There was a time that the United States of America had some of the highest mathematic scores in the world for students in grades k through 12. A lot has changes since those days, and in order to help children get back on the path to being good mathematical students parents need to play an important role.
They can start with asking simple math questions and going on to harder questions, as the child gets older. Parents should continually ask children mathematical computation questions and give positive feedback when they respond. Children love to receive positive feedback and that encourages continues growth.
The children also compete locally, state wide, and on the national level. The experience is invaluable. There are also other mathematical games and clubs that children can join that will help develop skills and are fun. Parents should contact their local school district or state level office of Gifted and Talented Programs for this information.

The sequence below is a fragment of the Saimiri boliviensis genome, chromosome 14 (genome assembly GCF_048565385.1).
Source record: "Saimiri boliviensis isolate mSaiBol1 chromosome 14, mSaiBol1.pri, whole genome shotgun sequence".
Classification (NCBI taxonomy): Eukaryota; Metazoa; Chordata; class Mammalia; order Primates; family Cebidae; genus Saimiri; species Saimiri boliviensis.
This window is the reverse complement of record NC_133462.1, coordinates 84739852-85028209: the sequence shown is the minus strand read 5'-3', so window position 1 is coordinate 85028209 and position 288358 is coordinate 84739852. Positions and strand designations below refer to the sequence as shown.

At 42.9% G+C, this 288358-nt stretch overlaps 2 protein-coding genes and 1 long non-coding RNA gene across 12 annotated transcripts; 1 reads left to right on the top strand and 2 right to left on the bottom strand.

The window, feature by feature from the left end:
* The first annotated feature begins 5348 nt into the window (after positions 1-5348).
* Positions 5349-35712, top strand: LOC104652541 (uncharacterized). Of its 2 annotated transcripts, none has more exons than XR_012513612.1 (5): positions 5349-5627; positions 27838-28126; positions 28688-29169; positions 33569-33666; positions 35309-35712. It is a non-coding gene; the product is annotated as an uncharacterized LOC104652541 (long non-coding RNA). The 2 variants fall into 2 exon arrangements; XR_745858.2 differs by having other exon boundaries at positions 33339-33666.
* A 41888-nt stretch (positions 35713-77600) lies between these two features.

The same general idea worked when it came to my son's Lego's! It was a great way to work on patterns and following directions! I would draw a pattern on paper for him to copy and recreate with his Legos. It not only helped with his color recognition, but his problem solving skills, fine motor skills and he didn't even know he was doing math!!